The film and its soundtrack rely conceptually on a quote from independent filmmaker John Cassavetes concerning the artistic and emotional death that we experience at age 21 and the job of the artist to help postpone this death. For Cassavetes, this age signifies the point in maturation where we give up youthful notions in order to incorporate ourselves into an adult world of money and success. Director John Mitchell picks up on this idea and translates it into a debate between underground and mainstream rock. Songs For Cassavetes follows roughly a dozen indie bands in order to capture the punk mentality through live performances and interviews. Unfortunately, the energy and power that many critics found captured in the documentary rarely translates onto the soundtrack.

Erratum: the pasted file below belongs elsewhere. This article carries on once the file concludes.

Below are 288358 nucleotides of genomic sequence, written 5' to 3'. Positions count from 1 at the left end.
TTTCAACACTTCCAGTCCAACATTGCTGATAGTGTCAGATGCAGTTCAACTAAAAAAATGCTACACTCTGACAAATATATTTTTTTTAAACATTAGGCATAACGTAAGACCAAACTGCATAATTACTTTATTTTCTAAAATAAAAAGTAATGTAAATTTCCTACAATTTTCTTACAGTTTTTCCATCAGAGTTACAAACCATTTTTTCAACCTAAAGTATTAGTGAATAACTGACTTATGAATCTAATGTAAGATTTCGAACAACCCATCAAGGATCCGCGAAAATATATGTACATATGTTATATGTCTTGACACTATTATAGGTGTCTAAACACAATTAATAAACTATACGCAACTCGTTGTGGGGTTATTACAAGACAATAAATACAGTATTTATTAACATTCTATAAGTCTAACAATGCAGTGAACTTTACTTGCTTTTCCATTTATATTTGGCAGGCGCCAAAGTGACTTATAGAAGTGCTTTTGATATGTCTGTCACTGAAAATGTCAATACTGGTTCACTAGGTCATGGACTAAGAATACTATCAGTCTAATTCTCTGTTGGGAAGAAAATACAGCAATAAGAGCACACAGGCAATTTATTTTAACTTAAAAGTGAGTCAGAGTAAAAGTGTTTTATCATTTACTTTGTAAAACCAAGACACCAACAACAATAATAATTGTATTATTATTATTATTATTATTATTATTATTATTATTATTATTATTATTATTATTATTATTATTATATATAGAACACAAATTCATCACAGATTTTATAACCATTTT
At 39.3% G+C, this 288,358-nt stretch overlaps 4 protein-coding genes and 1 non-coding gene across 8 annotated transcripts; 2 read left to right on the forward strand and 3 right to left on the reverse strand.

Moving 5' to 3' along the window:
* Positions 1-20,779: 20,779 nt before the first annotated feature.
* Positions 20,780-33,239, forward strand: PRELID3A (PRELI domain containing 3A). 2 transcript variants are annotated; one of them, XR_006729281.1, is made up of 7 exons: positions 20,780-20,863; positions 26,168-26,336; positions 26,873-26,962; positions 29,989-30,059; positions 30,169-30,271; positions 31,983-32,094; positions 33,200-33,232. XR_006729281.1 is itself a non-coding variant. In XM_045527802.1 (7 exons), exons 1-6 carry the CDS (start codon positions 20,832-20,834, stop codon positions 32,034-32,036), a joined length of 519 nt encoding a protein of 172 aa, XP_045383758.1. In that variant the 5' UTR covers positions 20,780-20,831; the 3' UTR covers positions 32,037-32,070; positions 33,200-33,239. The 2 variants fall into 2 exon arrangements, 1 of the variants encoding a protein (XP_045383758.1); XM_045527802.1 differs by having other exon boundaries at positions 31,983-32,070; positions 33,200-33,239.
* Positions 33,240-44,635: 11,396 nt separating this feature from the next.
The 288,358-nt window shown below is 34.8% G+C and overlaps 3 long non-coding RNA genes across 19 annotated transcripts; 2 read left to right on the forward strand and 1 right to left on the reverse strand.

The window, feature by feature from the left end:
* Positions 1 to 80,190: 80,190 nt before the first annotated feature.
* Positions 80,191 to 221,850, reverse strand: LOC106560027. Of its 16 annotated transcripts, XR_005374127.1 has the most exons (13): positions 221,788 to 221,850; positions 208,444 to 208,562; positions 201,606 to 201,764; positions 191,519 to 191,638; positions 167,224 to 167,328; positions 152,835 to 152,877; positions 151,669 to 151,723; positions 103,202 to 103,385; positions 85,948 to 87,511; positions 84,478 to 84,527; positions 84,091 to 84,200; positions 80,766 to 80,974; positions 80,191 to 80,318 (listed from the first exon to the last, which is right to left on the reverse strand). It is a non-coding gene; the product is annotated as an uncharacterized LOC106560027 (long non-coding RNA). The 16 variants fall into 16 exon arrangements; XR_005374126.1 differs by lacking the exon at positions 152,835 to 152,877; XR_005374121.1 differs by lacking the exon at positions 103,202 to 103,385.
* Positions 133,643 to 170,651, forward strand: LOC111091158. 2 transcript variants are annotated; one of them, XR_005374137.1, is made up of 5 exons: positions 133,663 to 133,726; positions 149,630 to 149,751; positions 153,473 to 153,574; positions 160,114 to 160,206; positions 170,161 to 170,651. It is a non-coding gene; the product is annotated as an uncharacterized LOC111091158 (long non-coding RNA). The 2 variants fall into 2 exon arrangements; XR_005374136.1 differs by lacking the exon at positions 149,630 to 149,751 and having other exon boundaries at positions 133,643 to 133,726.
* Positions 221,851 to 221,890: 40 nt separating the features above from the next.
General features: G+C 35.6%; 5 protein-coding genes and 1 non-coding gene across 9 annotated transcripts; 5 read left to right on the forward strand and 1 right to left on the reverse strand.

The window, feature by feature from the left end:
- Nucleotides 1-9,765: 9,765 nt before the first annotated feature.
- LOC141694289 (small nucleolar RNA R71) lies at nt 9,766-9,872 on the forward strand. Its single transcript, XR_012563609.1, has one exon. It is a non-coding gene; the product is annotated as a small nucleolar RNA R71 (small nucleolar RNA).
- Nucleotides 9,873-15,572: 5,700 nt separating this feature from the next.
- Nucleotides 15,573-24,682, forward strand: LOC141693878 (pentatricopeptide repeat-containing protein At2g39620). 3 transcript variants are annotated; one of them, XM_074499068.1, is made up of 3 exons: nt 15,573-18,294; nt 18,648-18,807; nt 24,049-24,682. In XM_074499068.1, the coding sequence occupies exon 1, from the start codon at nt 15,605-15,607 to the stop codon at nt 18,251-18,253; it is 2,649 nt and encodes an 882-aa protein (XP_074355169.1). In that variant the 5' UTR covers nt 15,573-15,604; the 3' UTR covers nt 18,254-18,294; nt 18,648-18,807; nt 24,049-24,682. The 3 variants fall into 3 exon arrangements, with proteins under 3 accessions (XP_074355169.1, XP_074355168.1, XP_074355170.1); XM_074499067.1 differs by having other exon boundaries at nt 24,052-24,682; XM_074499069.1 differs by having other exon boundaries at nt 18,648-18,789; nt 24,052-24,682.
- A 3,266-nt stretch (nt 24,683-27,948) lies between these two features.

While a few of the soundtrack’s twenty tracks offer moments of explosive rock action, the lack of the visual medium leaves most of these songs standing as average punk. Tullycraft’s "Sweet" provides perhaps the best live recording on the album and subsequently has a much richer sound. Sleater-Kinney absolutely rips through a wailing version of "Words And Guitar". While the remaining tracks all carry a certain degree of punk charm, nothing else seems relevant enough to get stirred up about. Even Unwound’s accomplished post-punk gains little from the live setting on "Arboretum". This would not be so bad in itself if the soundtrack were not aspiring to so much more, which becomes evident in the five interview clips from members of the bands featured on the album. K Records founder Calvin Johnson opens the record with a comment about the gap between mainstream music and the underground during the eighties. For Johnson, the nineties changed all of this and allowed some bands to bridge the gap. This comment seems out of place for a few reasons. Although I cannot claim a thorough recollection of the eighties, it seems to me that bands like R.E.M., U2, the Police, and even the Pixies were able to bridge this gap just as much as any underground band in the nineties has been able to do. Moreover, Johnson’s comments about the ability to crossover in the nineties contradict the other interview clips: descriptions of the "worst case scenario" of ending up on a major label, the necessity of doing what you want even if it is not popular, and the importance of youthful enthusiasm all seem unconcerned with and even against any crossover from the underground to the mainstream.